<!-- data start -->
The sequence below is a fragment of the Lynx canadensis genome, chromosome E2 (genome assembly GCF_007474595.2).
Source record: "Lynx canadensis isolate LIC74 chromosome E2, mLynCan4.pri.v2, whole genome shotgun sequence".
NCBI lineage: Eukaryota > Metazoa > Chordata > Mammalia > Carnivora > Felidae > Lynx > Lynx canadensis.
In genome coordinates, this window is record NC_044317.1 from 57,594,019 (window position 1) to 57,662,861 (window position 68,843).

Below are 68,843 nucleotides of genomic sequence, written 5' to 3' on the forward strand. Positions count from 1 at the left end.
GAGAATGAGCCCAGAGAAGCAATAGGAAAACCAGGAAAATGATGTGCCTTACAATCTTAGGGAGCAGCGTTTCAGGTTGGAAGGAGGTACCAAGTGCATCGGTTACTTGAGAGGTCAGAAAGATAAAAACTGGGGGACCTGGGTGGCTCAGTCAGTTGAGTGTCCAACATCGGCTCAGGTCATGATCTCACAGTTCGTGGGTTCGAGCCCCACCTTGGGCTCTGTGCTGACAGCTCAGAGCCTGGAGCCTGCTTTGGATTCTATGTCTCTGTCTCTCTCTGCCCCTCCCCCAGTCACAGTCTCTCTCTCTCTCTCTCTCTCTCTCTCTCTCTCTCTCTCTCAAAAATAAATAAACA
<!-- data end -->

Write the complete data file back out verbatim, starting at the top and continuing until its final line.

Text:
The sequence below is a fragment of the Lynx canadensis genome, chromosome E2 (genome assembly GCF_007474595.2).
Source record: "Lynx canadensis isolate LIC74 chromosome E2, mLynCan4.pri.v2, whole genome shotgun sequence".
NCBI lineage: Eukaryota > Metazoa > Chordata > Mammalia > Carnivora > Felidae > Lynx > Lynx canadensis.
In genome coordinates, this window is record NC_044317.1 from 57,594,019 (window position 1) to 57,662,861 (window position 68,843).

Below are 68,843 nucleotides of genomic sequence, written 5' to 3' on the forward strand. Positions count from 1 at the left end.
GAGAATGAGCCCAGAGAAGCAATAGGAAAACCAGGAAAATGATGTGCCTTACAATCTTAGGGAGCAGCGTTTCAGGTTGGAAGGAGGTACCAAGTGCATCGGTTACTTGAGAGGTCAGAAAGATAAAAACTGGGGGACCTGGGTGGCTCAGTCAGTTGAGTGTCCAACATCGGCTCAGGTCATGATCTCACAGTTCGTGGGTTCGAGCCCCACCTTGGGCTCTGTGCTGACAGCTCAGAGCCTGGAGCCTGCTTTGGATTCTATGTCTCTGTCTCTCTCTGCCCCTCCCCCAGTCACAGTCTCTCTCTCTCTCTCTCTCTCTCTCTCTCTCTCTCTCTCTCAAAAATAAATAAACA